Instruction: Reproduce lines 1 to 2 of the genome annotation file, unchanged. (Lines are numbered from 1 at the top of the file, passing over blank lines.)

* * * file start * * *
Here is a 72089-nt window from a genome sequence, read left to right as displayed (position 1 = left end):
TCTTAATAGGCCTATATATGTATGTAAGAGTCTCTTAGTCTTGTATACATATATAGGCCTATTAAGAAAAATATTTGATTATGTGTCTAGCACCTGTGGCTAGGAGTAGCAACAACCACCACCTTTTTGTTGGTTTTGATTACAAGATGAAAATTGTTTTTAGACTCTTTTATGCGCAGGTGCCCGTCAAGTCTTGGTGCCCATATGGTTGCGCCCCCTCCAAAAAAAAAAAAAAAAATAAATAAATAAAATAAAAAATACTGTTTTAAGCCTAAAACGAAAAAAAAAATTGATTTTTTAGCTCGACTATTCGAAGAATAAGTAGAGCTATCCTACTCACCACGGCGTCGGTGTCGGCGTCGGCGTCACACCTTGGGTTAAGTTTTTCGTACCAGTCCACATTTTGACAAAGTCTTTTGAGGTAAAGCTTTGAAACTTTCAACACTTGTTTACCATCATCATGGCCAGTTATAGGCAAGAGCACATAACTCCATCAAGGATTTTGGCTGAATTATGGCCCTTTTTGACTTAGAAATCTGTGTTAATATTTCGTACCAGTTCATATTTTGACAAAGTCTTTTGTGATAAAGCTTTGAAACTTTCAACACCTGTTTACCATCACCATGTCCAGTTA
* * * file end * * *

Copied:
Here is a 72089-nt window from a genome sequence, read left to right as displayed (position 1 = left end):
TCTTAATAGGCCTATATATGTATGTAAGAGTCTCTTAGTCTTGTATACATATATAGGCCTATTAAGAAAAATATTTGATTATGTGTCTAGCACCTGTGGCTAGGAGTAGCAACAACCACCACCTTTTTGTTGGTTTTGATTACAAGATGAAAATTGTTTTTAGACTCTTTTATGCGCAGGTGCCCGTCAAGTCTTGGTGCCCATATGGTTGCGCCCCCTCCAAAAAAAAAAAAAAAAATAAATAAATAAAATAAAAAATACTGTTTTAAGCCTAAAACGAAAAAAAAAATTGATTTTTTAGCTCGACTATTCGAAGAATAAGTAGAGCTATCCTACTCACCACGGCGTCGGTGTCGGCGTCGGCGTCACACCTTGGGTTAAGTTTTTCGTACCAGTCCACATTTTGACAAAGTCTTTTGAGGTAAAGCTTTGAAACTTTCAACACTTGTTTACCATCATCATGGCCAGTTATAGGCAAGAGCACATAACTCCATCAAGGATTTTGGCTGAATTATGGCCCTTTTTGACTTAGAAATCTGTGTTAATATTTCGTACCAGTTCATATTTTGACAAAGTCTTTTGTGATAAAGCTTTGAAACTTTCAACACCTGTTTACCATCACCATGTCCAGTTA